Within our society, a very common postural syndrome may be found where a person's head is drawn forward with stresses at the top of the neck beneath the skull, and then in the neck and upper back near the shoulders. The slumped posture taken by most may also result in stresses in the middle and lower back.
The slumped posture places increased stress on the spinal discs. If the uneven stresses are allowed to progress over time, the discs may wear out prematurely and give way to deterioration, bulging, herniation of the discs, and eventual arthritis of the intervertebral joints. Faulty slumping posture is also associated with increased muscle tension and poor breathing habits.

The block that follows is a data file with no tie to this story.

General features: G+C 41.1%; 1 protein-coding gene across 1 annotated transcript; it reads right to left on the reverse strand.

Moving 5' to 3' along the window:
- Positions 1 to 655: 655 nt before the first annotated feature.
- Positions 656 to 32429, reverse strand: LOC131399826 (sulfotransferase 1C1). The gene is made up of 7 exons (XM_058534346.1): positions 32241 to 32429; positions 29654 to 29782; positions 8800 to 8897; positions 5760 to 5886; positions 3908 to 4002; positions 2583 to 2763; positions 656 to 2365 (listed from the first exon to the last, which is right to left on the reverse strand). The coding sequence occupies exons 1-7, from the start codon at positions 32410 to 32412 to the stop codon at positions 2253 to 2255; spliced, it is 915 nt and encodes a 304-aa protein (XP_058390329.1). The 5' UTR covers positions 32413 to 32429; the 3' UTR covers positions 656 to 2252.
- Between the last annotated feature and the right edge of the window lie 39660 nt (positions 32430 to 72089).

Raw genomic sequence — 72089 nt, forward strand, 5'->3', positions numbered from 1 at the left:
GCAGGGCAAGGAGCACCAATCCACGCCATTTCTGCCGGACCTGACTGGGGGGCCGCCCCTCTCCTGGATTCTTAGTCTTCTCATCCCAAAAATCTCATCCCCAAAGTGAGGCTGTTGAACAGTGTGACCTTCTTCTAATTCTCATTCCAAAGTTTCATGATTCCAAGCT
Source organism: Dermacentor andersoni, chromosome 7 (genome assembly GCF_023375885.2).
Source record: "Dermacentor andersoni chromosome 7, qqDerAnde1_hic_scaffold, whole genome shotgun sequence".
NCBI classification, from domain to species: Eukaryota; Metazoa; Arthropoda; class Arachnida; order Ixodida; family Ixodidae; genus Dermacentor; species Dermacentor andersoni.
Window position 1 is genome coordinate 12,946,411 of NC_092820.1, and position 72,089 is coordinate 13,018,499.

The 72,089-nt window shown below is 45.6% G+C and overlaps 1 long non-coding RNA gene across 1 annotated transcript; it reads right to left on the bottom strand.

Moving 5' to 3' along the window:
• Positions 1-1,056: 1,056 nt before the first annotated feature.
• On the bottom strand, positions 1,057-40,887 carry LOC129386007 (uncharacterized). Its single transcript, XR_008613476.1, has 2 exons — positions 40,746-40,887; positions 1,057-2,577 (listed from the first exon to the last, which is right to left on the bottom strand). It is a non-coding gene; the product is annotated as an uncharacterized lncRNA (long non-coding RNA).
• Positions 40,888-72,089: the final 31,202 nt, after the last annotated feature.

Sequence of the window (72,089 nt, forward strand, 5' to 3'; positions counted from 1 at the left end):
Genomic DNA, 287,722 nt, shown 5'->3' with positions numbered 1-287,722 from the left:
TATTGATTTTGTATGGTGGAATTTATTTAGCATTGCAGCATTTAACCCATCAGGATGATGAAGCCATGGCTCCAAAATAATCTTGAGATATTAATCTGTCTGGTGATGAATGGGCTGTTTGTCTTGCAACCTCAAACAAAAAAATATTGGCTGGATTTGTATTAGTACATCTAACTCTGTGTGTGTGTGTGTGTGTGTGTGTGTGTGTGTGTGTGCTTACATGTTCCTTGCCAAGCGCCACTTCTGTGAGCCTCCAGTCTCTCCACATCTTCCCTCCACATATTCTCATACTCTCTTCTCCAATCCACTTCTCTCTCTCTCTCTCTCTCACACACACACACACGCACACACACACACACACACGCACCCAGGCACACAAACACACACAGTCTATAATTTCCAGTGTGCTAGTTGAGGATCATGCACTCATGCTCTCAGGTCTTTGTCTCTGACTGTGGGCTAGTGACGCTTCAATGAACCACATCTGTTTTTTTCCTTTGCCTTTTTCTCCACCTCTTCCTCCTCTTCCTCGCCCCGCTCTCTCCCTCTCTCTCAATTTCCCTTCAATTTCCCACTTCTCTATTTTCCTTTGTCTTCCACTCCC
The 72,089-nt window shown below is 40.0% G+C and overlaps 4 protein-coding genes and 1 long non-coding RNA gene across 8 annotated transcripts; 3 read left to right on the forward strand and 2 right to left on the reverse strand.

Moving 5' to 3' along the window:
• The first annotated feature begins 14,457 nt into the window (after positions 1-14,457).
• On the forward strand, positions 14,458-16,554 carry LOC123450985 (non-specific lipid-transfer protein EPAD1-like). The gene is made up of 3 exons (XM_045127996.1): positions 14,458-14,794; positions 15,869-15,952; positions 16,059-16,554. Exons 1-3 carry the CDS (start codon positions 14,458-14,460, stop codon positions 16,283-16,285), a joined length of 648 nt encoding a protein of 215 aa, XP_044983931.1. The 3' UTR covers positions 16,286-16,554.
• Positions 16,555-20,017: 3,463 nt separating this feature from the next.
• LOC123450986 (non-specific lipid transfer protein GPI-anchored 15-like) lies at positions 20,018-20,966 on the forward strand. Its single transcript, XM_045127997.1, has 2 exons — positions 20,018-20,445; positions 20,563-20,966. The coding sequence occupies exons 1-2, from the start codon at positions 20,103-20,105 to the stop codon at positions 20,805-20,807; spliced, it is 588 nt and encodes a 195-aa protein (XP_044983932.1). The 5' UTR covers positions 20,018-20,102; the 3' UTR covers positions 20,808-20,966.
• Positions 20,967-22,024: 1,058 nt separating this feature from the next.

This relief position allows for a mini-break from the slumping posture and may help to prevent the buildup of stresses that occur throughout the day.
If a person works for long hours in a constrained, slumped posture, he or she needs to find some ways to sit more upright, using lumbar supports if possible. Then, micro-breaks every 20 minutes for about 10 seconds may be useful.
FOLLOW THESE SIX STEPS:
1. Sit with your buttocks at the edge of a chair.
2. Spread your legs apart slightly.
3. Turn your toes out slightly.
4. Rest your weight on your legs/feet & relax your abdominal muscles.
5. Tilt your pelvis forward & lift your chest up thus increasing the curve of your lower.
6. Turn your palms up.
This postural exercise should be done for 10 seconds every 20 minutes. It can be incorporated into sit to stand, walking, and lifting. Within a few weeks, you will experience the sensation of sitting and standing straighter naturally. When this occurs, conscious effort is not as necessary because you have learned a new skill on an automatic basis. This is ideal as a new postural habit once learned is unlikely to be broken.